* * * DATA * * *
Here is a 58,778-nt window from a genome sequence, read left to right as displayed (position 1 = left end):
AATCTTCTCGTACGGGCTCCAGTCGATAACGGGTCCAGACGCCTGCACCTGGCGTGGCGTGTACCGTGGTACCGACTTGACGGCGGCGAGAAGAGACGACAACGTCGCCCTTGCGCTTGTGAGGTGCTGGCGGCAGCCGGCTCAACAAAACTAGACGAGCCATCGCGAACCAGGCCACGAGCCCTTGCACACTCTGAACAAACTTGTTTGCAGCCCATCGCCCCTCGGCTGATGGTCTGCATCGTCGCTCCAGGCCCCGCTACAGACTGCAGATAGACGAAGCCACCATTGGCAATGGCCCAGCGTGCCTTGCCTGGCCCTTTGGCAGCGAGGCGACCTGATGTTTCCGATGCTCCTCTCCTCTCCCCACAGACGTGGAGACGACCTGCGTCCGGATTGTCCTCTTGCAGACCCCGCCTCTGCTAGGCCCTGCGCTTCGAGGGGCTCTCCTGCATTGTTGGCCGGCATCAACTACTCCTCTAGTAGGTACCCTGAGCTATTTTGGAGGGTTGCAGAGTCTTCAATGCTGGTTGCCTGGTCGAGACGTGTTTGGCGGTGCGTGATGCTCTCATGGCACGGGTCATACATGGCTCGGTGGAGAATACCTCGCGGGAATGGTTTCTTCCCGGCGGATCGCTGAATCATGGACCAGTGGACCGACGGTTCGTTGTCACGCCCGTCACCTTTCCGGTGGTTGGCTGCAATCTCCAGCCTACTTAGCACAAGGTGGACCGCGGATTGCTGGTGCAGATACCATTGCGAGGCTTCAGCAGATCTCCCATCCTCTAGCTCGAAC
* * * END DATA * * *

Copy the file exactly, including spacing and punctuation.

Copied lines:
Here is a 58,778-nt window from a genome sequence, read left to right as displayed (position 1 = left end):
AATCTTCTCGTACGGGCTCCAGTCGATAACGGGTCCAGACGCCTGCACCTGGCGTGGCGTGTACCGTGGTACCGACTTGACGGCGGCGAGAAGAGACGACAACGTCGCCCTTGCGCTTGTGAGGTGCTGGCGGCAGCCGGCTCAACAAAACTAGACGAGCCATCGCGAACCAGGCCACGAGCCCTTGCACACTCTGAACAAACTTGTTTGCAGCCCATCGCCCCTCGGCTGATGGTCTGCATCGTCGCTCCAGGCCCCGCTACAGACTGCAGATAGACGAAGCCACCATTGGCAATGGCCCAGCGTGCCTTGCCTGGCCCTTTGGCAGCGAGGCGACCTGATGTTTCCGATGCTCCTCTCCTCTCCCCACAGACGTGGAGACGACCTGCGTCCGGATTGTCCTCTTGCAGACCCCGCCTCTGCTAGGCCCTGCGCTTCGAGGGGCTCTCCTGCATTGTTGGCCGGCATCAACTACTCCTCTAGTAGGTACCCTGAGCTATTTTGGAGGGTTGCAGAGTCTTCAATGCTGGTTGCCTGGTCGAGACGTGTTTGGCGGTGCGTGATGCTCTCATGGCACGGGTCATACATGGCTCGGTGGAGAATACCTCGCGGGAATGGTTTCTTCCCGGCGGATCGCTGAATCATGGACCAGTGGACCGACGGTTCGTTGTCACGCCCGTCACCTTTCCGGTGGTTGGCTGCAATCTCCAGCCTACTTAGCACAAGGTGGACCGCGGATTGCTGGTGCAGATACCATTGCGAGGCTTCAGCAGATCTCCCATCCTCTAGCTCGAAC